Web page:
July 27, 2020
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Washington Research Council policy brief: Delaying budget action would deepen the pain



Cuts to balance the budget would be much more palatable if made now in a special session, rather than waiting until next year's legislative session. That's the conclusion of a new policy brief from the Washington Research Council (WRC).

The nonpartisan Office of Program Research, in an unofficial budget outlook, estimates that the unrestricted ending balance of funds subject to the outlook will be negative $3.4 billion in 2019-21 and negative $8.5 billion in 2021-23.

"Despite these dire projections, Gov. Inslee says he has no plans to call the Legislature into a special session," the report notes.

Depending on how many budget areas are subject to spending cuts, the WRC estimate that necessary cuts could be from 8.8 percent to 28.2 percent if the Legislature waits until the regular session to address the shortfall.

Had the Legislature acted in June, the necessary reductions would have ranged from 2.9 percent to 9.4 percent. The same concept applies to tax increases: To reach a target level of collections, a tax rate would need to be higher if applied over a shorter period.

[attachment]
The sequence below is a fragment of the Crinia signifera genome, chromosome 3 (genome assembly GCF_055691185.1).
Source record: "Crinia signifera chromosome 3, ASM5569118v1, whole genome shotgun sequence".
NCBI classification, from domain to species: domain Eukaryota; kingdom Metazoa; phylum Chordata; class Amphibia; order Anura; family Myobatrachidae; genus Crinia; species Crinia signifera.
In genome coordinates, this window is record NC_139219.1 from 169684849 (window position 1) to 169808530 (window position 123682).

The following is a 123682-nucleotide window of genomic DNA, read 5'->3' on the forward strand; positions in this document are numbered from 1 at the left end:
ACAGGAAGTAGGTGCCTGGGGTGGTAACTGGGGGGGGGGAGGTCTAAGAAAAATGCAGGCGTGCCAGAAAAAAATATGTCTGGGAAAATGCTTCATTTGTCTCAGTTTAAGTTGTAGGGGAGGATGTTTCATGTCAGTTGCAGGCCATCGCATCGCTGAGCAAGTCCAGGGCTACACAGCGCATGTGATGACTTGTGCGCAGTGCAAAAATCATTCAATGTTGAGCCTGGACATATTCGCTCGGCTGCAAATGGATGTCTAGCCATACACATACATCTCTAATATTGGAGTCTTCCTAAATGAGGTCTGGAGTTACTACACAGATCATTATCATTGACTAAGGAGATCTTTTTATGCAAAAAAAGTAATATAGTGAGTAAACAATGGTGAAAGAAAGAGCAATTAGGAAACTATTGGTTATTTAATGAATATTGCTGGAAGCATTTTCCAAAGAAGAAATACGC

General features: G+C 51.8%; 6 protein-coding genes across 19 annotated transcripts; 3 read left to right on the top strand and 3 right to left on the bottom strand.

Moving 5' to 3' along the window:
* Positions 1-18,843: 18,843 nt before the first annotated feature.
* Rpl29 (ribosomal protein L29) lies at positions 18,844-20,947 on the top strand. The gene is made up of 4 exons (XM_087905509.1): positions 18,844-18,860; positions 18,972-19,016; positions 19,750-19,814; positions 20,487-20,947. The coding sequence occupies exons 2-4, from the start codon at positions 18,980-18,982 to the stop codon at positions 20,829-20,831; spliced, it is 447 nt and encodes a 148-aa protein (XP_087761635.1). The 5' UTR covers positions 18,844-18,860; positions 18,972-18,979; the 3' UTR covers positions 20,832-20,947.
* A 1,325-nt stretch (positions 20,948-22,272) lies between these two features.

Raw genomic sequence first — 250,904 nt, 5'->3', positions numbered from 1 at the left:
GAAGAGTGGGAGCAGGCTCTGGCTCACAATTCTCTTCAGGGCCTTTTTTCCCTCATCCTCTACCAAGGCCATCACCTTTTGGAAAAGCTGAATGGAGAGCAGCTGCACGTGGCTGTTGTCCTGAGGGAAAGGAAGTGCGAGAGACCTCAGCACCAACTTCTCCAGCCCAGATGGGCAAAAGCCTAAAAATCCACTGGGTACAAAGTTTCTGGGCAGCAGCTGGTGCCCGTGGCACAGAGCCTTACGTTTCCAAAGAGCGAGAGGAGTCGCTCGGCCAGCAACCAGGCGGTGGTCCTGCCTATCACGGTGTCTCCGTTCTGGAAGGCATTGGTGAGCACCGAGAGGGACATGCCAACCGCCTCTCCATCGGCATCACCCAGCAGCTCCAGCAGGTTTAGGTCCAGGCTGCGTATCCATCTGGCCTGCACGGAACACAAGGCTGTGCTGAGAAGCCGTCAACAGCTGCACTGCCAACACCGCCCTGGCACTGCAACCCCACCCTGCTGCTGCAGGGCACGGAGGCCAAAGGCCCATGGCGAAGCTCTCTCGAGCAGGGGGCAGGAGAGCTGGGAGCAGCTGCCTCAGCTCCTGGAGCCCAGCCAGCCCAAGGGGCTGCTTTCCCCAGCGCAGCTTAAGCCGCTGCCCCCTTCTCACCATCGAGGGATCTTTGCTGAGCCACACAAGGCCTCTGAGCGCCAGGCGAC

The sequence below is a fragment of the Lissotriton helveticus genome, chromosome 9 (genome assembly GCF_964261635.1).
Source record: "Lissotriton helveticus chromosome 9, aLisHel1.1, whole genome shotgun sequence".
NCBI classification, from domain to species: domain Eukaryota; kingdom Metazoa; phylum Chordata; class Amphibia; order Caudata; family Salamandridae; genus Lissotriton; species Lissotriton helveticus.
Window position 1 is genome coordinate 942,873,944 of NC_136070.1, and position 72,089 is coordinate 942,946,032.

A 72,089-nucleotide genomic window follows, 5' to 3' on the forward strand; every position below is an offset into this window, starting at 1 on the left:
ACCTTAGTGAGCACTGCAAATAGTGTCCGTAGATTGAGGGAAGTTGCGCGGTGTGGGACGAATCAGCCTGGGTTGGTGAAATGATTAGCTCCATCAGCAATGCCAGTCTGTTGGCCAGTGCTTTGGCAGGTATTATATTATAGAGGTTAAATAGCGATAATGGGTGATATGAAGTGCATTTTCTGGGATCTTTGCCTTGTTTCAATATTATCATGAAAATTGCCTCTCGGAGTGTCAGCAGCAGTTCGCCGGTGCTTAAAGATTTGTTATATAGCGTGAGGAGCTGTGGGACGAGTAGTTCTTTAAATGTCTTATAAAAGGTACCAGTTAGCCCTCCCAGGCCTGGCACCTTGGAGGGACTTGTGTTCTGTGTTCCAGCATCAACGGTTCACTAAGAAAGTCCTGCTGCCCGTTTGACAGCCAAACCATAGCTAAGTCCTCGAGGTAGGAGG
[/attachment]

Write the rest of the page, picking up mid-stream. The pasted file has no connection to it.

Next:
"Gov. Inslee and legislative leaders appear poised to use all available one-time funding sources to patch together the current biennial budget without regard for the significant looming shortfalls in subsequent biennia," the WRC concludes. "The Legislature should act sooner than later to enact a new budget that is sustainable within current resources and that balances over four years."

Contact AWB Government Affairs Director Tommy Gantz to learn more.



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Stay Safe Washington
Prepare for Post-Pandemic Life


When the mills close, what's next?

By Mac Alexander Macdonald

What do communities do when their chief sources of income evaporate?

"Re-galvanize and reinvent," says Marc Abshire, executive director of the Port Angeles Regional Chamber of Commerce. But what can we do as citizens to contribute to making this a place where industry wants to locate? What will people in the future want to purchase or acquire, and then how do we attract those companies, while nurturing the businesses we currently have? Complacency is not an option, and neither is hope alone.

For a company to partner with an area, it needs a ready and ample workforce. Are people being trained for the skills needed? Will enough housing be available? Will company executives and workers feel comfortable having their medical needs met? Will all employees feel comfortable having their kids educated in the local schools?

Robert Duvall's second famous line in the movie "Apocalypse Now" was, "Someday this war is going to end." Someday this pandemic will be over, so we need to prepare now. Communities like mine need to lay aside rivalries and attract passengers to their future train. It has been well quoted: When the time for action arrives, the time for preparation has passed.

Read the full guest column in The Seattle Times